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The Prog Interview: Hawkwind’s Dave Brock on Lemmy, LSD and celebrity druids

Nearly 50 years after Hawkwind popped into this dimension, space cadet-in-chief Dave Brock looks back on high times and fallen friends

It takes a certain kind of constitution to lead the same band for five decades, not least when that band happens to be Hawkwind. A nebulous proposition at the best of times, Britain’s premier space rockers have seen nearly 50 members come and go since they were founded in 1969. But there’s only been one constant factor in that lifespan: Dave Brock.

Now aged 74, Brock has skippered the band through a vast sea of cultural change. Hawkwind have forever been in flux, from their time as standard-bearers for the UK underground scene and the free festival movement through to the post-punk era of techno and rave and onto the prog renaissance of recent years. Neither time nor ongoing quarrels with certain ex-members of the band have dampened Brock’s creative zeal. Since the turn of the millennium he’s issued eight albums of Hawkwind-related product, along with a further six under his own name.

The most recent is The Machine Stops, a busy concept LP and live stage show based on EM Forster’s celebrated sci-fi classic of the same name. It’s very much in keeping with the overarching theme of Hawkwind’s work – mankind’s search for utopia amid a dystopian vision of the future – and, in the words of the band, promises “an atmospheric, musical interpretation beginning in tunnels deep beneath the earth, where every need is controlled and catered for by the machine”. The Machine Stops also carries the distinctive hallmarks of the best Hawkwind albums: scintillating rhythms that meander through space and time, hallucinatory effects, unexpected shifts in mood and edifying dollops of weirdness on top.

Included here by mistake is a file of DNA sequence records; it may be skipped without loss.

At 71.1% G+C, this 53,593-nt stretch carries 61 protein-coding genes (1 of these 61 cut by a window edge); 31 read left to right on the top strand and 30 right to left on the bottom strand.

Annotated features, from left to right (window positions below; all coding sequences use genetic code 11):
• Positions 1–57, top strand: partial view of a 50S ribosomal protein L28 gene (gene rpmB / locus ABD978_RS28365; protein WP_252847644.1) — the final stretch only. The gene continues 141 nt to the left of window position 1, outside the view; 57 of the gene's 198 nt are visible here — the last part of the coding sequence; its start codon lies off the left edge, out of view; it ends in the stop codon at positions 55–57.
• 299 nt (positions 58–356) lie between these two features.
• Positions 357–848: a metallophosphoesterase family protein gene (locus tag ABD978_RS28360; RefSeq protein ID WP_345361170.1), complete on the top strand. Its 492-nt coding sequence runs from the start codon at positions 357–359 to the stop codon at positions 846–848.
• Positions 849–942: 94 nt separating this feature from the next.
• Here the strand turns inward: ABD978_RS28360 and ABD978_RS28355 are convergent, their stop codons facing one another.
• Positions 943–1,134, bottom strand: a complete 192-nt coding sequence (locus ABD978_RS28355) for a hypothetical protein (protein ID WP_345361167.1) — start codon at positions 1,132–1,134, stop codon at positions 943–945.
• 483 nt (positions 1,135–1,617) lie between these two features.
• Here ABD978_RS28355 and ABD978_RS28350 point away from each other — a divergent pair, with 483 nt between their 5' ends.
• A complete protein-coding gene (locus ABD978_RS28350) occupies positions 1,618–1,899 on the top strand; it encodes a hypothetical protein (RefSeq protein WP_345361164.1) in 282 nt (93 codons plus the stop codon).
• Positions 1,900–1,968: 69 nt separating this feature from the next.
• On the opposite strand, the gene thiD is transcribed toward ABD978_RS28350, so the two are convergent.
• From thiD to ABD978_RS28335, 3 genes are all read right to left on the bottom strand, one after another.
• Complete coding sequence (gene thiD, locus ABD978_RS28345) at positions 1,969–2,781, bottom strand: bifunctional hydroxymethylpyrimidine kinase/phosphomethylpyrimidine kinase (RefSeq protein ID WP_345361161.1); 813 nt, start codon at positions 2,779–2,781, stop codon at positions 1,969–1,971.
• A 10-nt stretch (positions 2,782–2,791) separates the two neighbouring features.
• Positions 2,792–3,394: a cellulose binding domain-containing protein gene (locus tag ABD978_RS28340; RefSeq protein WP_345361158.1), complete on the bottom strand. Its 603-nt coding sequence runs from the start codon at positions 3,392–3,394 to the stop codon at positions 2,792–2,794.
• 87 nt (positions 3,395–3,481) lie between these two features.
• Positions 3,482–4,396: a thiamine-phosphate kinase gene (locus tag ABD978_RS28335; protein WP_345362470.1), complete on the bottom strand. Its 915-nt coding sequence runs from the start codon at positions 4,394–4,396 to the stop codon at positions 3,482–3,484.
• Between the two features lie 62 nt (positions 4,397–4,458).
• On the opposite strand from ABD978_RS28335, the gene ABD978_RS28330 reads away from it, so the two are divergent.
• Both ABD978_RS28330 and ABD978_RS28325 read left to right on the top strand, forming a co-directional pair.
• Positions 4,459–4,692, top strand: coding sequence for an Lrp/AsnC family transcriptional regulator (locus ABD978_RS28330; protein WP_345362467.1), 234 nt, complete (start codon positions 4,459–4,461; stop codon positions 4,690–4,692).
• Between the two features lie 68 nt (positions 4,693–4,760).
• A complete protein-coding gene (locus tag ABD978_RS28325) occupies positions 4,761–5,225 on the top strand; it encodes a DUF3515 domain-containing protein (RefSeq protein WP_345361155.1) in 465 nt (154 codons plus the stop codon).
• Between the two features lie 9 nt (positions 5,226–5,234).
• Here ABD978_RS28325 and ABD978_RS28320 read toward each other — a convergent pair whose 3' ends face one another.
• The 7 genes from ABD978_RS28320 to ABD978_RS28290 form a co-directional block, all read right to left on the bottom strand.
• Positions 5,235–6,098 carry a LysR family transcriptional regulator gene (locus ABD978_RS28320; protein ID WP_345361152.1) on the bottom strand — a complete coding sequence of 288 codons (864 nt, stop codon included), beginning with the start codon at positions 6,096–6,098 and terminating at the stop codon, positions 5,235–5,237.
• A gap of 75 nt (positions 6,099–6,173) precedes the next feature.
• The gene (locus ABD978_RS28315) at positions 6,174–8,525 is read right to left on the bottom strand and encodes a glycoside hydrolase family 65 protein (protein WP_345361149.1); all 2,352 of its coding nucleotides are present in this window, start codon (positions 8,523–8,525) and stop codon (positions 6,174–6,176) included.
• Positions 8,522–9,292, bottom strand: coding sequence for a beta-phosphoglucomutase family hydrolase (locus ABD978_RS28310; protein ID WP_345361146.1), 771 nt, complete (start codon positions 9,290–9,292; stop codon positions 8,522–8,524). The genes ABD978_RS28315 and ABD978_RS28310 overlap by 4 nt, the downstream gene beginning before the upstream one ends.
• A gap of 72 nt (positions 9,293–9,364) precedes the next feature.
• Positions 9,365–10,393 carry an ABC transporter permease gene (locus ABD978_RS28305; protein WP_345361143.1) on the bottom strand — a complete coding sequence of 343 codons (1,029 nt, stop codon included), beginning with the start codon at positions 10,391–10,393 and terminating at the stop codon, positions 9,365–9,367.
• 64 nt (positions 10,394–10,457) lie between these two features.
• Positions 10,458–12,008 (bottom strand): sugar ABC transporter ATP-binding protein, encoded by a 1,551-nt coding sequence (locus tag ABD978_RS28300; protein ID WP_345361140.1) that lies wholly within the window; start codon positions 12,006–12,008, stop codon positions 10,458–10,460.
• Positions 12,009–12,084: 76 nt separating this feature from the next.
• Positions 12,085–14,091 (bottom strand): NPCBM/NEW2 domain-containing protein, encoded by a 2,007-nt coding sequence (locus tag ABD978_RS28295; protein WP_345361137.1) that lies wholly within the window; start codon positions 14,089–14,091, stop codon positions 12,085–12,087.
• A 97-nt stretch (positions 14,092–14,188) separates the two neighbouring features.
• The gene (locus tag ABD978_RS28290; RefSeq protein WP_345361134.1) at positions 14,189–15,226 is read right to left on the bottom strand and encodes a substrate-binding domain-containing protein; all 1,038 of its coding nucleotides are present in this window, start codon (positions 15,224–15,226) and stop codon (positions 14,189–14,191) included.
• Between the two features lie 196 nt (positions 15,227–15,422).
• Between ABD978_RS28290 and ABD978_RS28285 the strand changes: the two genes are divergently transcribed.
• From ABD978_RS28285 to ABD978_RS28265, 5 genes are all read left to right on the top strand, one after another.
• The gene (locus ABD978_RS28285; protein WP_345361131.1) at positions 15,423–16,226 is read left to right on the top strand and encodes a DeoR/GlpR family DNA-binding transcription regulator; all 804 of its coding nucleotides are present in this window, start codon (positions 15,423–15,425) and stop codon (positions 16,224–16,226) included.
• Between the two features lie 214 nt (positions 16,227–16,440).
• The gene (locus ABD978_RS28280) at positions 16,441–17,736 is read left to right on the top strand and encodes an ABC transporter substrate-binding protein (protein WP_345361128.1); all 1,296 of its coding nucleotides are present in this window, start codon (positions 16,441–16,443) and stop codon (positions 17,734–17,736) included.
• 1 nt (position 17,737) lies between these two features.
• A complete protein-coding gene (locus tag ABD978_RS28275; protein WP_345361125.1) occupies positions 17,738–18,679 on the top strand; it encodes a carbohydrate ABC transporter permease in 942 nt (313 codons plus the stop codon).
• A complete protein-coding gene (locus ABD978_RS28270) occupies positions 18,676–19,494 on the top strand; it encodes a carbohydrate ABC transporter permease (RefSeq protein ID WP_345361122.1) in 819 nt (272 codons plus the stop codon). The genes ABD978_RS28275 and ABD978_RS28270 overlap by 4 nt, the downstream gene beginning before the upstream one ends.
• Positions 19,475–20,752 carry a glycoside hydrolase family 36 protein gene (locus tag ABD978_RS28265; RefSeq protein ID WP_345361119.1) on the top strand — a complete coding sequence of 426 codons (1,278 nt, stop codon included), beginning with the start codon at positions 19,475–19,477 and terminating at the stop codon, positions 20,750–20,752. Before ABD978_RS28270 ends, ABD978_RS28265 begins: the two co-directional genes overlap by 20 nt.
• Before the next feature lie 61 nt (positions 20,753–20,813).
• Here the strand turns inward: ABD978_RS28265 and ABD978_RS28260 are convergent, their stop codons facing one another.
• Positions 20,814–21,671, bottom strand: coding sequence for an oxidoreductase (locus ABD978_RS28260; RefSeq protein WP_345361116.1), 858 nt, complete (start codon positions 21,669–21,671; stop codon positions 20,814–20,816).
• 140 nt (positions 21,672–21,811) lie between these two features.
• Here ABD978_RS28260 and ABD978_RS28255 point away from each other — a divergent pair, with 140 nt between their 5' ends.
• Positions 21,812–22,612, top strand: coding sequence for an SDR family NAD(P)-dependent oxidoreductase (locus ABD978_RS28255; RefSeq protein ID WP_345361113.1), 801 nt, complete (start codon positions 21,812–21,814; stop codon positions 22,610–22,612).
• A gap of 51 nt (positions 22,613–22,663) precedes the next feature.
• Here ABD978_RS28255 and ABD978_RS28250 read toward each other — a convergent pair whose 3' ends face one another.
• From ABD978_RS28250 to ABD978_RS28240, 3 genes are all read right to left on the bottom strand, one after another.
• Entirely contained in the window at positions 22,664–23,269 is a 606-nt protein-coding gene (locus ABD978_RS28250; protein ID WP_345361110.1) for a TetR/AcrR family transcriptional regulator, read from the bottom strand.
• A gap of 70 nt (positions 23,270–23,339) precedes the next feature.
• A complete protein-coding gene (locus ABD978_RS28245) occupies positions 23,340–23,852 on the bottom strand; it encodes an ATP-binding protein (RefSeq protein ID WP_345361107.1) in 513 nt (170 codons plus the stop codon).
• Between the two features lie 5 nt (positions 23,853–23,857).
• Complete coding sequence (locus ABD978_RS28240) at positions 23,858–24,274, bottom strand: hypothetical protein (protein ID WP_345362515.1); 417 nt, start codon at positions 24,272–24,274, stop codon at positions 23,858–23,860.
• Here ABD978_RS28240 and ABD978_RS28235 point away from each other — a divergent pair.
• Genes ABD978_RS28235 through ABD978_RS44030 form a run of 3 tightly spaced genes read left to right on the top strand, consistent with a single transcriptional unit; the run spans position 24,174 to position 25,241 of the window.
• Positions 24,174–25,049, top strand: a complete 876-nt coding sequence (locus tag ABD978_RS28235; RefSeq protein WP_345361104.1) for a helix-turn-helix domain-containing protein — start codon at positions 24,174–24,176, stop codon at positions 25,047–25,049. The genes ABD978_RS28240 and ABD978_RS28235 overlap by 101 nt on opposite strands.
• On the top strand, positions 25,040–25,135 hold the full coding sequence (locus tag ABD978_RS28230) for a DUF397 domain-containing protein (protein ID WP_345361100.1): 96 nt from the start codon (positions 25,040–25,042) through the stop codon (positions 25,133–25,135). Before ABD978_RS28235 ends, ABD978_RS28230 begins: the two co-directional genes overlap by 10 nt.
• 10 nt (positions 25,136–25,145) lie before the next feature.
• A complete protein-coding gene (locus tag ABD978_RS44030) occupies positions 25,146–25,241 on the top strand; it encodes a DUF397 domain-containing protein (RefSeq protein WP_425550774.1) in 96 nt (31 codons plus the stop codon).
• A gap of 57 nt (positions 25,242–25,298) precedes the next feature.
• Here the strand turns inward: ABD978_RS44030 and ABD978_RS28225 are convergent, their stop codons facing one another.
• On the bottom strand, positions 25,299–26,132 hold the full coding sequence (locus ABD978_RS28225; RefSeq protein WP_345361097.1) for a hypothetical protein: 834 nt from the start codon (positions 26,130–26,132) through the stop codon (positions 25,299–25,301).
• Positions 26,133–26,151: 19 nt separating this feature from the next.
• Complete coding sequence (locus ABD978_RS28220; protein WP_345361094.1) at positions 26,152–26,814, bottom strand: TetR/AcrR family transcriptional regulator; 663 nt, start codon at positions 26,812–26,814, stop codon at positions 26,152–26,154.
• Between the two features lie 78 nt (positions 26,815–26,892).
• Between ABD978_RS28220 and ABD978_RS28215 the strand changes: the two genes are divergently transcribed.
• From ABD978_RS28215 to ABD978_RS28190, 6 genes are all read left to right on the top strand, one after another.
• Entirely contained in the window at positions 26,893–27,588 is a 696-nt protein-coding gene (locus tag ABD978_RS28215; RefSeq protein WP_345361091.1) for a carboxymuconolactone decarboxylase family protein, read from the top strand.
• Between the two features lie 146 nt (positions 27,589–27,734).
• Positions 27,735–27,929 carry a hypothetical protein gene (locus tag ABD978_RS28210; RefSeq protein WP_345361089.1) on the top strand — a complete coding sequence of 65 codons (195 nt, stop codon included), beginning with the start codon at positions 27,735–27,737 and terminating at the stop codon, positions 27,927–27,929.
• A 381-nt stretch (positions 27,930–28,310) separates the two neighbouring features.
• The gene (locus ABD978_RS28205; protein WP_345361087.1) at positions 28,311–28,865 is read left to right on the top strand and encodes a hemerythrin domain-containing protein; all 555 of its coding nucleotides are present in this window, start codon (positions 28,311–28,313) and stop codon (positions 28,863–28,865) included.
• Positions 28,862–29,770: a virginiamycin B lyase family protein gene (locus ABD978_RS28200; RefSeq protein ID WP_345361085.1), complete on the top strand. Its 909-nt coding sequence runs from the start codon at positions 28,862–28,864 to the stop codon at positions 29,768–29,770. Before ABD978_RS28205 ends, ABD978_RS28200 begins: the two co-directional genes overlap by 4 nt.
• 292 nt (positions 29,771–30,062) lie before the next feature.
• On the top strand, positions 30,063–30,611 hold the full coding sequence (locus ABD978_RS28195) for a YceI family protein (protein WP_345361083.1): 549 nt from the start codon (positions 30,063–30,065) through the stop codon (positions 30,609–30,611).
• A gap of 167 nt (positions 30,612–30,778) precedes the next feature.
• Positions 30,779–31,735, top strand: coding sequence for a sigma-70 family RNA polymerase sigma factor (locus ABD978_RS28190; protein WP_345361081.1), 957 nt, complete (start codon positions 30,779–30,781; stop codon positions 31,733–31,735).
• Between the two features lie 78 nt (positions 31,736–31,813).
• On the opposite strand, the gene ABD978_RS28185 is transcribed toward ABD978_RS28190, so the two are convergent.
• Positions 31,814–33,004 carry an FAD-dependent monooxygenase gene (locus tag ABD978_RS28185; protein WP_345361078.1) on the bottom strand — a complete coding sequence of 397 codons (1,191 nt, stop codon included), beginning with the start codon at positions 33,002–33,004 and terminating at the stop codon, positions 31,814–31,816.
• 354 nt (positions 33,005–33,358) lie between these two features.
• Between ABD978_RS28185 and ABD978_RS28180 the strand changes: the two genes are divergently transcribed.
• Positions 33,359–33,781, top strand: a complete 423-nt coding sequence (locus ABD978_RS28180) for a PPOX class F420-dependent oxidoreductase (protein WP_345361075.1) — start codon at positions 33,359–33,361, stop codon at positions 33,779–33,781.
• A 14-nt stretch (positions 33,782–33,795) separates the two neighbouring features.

Brock is on his farm in Devon when Prog calls, getting ready for rehearsals with the band in his home studio, where he’s also been plotting his next solo album. It’s a set-up that means he can record as and when he likes, though he’s keen to point out that he still needs to keep a firm hand on the tiller. “We do spend a lot of time talking, philosophising about changing the world and stuff,” he says. “So you have to have somebody to say: ‘C’mon, let’s start doing this thing’. Otherwise, we could sit here forever.”

Going back to his formative days on the British blues scene and into the birth of Hawkwind, Brock is admittedly a little hazy on some of the finer detail, but that’s entirely understandable. He did, after all, begin his musical education back in 1959, when he played the banjo as a teenager with a bunch of New Orleans-styled jazzers called the Gravnier Street Stompers. By the early 60s he was jamming with friends like Eric Clapton and Keith Relf in blues hotspots Richmond and Twickenham, before forming the Dharma Blues Band. Brock’s travels took him around Europe, including a Dutch tour billed as the Famous Cure, after which he returned to London in 1968 and began busking on the streets. A few co-conspirators and an echo unit later, Hawkwind was airborne.

The recipient of Prog’s Lifetime Achievement Award in 2013, Dave Brock turns out to be an engaging interviewee, mapping his journey with tales of drugs, gigs, sackings, celebrity druids and lost band members (among them an “embittered and grumpy” Ginger Baker). And while he appears happy to talk about the highs and lows of Hawkwind, the only sign of irritation in his voice arrives when we get to the subject of ex-bandmate Nik Turner, with whom he’s been locked in a fractious dispute for some years now. But more of that later…

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